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Evaluation of antioxidant and free radical scavenging capacities of some Nigerian indigenous medicinal plants.
J Med Food 2010; 13(2):444-51JM

Abstract

Methanolic extracts of 10 selected Nigerian medicinal plants-Psidium guajava, Alstonia boonei, Cassia alata, Newbouldia laevis, Spondias mombin, Globimetula cupulatum, Chromolaena odorata, Securidaca longepedunculata, Ocimum gratissimum, and Morinda lucida-widely used in ethnomedicine, were assessed for phytochemical constituents and antioxidant and free radical scavenging activities using seven different antioxidant assay methods. Phytochemical screening gave positive tests for steroids, terpenoids, and cardiac glycosides, alkaloids, saponins, tannins, and flavonoids contained in the extracts. P. guajava contained the highest amount of total phenolics (380.08 +/- 4.40 mg/L gallic acid equivalents), and the highest amounts of total flavonoids were found in the leaf extracts of C. alata (275.16 +/- 1.62 microg/mL quercetin equivalents [QE]), C. odorata (272.12 +/- 2.32 microg/mL QE), and P. guajava (269.72 +/- 2.78 microg/mL QE). Percentage 2,2-diphenyl-1-picrylhydrazyl (DPPH) radical scavenging activity was highest in S. mombin (88.58 +/- 3.04%) and P. guajava (82.79 +/- 2.84%) and compared with values obtained for ascorbic acid and gallic acid. All the extracts, generally, had low nitric oxide radical scavenging activities, and G. cupulatum had the highest hydroxyl radical scavenging activity (63.84 +/- 0.97%). The extracts in general demonstrated high lipid peroxidation inhibitory activity, with only M. lucida (38.74 +/- 1.99%) and A. boonei (47.16 +/- 0.59%) being exceptions. The reductive potential was highest in P. guajava (0.79 +/- 0.04) and least in S. longepedunculata (0.26 +/- 0.00). DPPH assay correlated well with total phenolic contents (r(2) = 0.76) and reductive potential (r(2) = 0.81) and fairly with lipid peroxidation inhibitory activity (r(2) = 0.51). There was a good correlation between total phenolic contents and reductive potential (r(2) = 0.79) and a fair correlation between total phenolic contents and lipid peroxidation inhibitory activity (r(2) = 0.55). These results suggest that the methanolic extracts of the studied plant parts possess significant antioxidant and radical scavenging activities that may be due to the phytochemical content of the plants and as such make them potential candidates as natural chemoprophylactic agents. In addition, multiple assay methods should be used in comparing antioxidant capacities of samples to have a reliable result.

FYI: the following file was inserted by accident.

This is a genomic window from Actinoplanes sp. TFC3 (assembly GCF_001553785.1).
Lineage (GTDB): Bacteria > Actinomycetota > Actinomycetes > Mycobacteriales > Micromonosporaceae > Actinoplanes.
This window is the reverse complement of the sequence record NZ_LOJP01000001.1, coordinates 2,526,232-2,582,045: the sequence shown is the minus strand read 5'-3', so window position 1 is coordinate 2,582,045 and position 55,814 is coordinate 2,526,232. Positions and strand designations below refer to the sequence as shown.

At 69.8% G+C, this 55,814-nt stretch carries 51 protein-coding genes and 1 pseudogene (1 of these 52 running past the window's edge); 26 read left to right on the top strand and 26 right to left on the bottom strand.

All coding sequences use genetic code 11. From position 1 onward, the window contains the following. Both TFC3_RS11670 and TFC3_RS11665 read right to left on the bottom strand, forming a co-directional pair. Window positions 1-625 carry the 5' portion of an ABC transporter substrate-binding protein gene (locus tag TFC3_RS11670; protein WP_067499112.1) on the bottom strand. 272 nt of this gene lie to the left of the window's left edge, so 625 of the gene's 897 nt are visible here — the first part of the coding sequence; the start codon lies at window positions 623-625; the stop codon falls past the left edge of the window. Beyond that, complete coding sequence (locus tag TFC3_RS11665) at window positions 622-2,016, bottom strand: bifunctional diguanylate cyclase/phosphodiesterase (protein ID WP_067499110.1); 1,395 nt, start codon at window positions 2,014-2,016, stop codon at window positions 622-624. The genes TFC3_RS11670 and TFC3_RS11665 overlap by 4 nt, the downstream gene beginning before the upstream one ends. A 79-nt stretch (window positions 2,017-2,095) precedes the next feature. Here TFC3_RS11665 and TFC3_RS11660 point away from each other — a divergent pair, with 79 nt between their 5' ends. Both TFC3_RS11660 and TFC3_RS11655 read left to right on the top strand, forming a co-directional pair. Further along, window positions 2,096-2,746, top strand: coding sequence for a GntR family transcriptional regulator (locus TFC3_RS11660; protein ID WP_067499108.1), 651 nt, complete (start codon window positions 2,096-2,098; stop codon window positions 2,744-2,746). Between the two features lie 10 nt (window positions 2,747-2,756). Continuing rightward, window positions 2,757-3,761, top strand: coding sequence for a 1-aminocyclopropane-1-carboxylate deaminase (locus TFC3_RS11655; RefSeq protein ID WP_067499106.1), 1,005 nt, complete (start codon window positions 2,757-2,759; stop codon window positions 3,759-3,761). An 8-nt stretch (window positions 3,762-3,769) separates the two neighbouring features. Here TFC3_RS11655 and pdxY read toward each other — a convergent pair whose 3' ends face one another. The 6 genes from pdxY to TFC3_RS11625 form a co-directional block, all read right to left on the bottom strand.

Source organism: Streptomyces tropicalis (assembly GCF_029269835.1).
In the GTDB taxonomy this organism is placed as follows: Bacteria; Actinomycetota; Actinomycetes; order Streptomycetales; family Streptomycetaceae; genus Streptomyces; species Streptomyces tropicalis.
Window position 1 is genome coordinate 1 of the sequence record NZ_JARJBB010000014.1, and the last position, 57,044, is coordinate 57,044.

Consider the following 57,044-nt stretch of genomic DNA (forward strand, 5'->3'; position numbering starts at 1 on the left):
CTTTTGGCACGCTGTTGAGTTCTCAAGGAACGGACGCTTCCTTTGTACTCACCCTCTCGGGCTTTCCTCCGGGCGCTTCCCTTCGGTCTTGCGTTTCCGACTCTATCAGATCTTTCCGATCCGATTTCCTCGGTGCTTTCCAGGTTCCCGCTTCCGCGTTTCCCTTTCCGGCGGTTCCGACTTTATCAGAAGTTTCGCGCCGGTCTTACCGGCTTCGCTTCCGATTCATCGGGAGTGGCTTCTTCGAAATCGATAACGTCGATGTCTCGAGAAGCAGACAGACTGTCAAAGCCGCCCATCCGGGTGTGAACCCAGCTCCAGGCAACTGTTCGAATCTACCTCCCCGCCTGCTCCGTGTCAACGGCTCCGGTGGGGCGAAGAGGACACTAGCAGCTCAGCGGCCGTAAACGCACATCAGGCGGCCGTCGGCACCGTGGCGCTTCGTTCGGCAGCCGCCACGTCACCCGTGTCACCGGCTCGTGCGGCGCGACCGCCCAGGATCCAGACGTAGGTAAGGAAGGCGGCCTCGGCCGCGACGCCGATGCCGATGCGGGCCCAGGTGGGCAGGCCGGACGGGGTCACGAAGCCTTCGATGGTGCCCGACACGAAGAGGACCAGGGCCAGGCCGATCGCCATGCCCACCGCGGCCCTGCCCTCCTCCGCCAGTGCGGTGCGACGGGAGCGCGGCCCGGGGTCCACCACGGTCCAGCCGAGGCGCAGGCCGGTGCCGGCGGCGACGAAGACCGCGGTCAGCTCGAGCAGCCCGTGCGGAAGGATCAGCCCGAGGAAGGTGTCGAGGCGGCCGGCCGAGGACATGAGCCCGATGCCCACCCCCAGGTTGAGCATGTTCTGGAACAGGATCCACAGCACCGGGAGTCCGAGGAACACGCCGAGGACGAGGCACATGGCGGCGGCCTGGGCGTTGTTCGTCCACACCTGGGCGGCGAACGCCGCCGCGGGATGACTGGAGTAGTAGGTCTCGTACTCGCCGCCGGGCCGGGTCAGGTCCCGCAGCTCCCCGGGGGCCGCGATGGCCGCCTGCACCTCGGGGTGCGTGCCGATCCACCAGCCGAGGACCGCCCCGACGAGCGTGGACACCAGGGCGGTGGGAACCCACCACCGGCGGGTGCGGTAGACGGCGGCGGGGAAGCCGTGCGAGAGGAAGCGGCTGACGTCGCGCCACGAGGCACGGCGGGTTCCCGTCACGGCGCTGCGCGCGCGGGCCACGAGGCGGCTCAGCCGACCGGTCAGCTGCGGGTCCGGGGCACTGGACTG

Authors+Show Affiliations

Drug Metabolism and Toxicology Unit, Department of Biochemistry, University of Ibadan, Ibadan, Oyo State, Nigeria.No affiliation info availableNo affiliation info available

Pub Type(s)

Journal Article

Language

eng

PubMed ID

20192848

Citation

Akinmoladun, Afolabi C., et al. "Evaluation of Antioxidant and Free Radical Scavenging Capacities of some Nigerian Indigenous Medicinal Plants." Journal of Medicinal Food, vol. 13, no. 2, 2010, pp. 444-51.
Akinmoladun AC, Obuotor EM, Farombi EO. Evaluation of antioxidant and free radical scavenging capacities of some Nigerian indigenous medicinal plants. J Med Food. 2010;13(2):444-51.
Akinmoladun, A. C., Obuotor, E. M., & Farombi, E. O. (2010). Evaluation of antioxidant and free radical scavenging capacities of some Nigerian indigenous medicinal plants. Journal of Medicinal Food, 13(2), pp. 444-51. doi:10.1089/jmf.2008.0292.